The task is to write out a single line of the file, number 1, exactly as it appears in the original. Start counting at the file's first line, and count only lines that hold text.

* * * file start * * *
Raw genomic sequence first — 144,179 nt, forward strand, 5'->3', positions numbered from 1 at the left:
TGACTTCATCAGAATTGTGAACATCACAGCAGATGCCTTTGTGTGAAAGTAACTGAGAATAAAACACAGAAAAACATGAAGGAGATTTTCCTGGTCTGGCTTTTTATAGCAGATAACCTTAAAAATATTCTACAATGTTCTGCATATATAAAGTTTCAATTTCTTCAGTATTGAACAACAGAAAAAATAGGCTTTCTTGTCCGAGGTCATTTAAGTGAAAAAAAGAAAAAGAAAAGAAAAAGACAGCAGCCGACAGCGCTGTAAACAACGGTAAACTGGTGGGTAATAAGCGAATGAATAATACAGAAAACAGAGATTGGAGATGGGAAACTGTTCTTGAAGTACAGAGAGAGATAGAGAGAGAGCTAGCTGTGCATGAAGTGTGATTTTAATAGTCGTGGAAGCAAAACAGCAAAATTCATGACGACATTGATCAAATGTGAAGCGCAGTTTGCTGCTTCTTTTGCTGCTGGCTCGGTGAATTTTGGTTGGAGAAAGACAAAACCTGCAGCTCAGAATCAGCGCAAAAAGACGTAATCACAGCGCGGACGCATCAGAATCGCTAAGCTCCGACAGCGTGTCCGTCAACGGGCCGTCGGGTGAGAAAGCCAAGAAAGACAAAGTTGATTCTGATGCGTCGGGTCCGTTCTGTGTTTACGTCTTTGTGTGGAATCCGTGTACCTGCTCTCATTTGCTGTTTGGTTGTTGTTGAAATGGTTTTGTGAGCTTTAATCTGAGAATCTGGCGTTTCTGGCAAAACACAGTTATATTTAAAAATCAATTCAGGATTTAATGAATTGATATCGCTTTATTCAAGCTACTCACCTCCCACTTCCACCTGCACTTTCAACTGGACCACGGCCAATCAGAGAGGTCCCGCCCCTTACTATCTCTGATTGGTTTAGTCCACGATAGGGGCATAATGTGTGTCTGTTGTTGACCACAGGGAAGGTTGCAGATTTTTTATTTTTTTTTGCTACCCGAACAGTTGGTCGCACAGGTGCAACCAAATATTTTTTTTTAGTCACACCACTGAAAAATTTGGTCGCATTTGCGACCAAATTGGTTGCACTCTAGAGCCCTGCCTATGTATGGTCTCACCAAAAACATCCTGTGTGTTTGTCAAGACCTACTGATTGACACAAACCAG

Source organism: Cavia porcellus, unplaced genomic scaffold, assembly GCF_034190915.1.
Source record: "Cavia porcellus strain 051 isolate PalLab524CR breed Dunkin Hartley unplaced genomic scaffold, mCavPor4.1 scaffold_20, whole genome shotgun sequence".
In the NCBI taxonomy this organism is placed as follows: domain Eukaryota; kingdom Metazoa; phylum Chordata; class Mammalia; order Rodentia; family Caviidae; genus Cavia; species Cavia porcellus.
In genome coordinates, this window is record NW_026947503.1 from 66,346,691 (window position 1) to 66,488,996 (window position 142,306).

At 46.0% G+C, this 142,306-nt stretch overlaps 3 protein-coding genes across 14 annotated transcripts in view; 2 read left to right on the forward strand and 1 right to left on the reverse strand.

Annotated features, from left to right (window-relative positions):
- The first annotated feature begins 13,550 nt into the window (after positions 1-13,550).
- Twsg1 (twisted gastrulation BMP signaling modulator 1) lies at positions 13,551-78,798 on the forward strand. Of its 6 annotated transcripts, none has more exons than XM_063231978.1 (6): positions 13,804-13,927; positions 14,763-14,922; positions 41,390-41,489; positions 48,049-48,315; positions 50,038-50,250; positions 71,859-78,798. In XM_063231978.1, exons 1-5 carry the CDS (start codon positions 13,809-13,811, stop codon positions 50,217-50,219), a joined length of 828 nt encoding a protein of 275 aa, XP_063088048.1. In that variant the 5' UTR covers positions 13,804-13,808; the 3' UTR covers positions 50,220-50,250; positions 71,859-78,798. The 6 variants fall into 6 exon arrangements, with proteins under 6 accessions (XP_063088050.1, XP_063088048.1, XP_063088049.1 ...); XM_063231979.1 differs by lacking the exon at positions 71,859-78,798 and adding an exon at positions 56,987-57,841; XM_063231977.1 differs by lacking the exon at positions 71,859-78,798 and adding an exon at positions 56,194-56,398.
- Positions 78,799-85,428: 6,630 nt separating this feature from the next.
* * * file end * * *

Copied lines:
Raw genomic sequence first — 144,179 nt, forward strand, 5'->3', positions numbered from 1 at the left: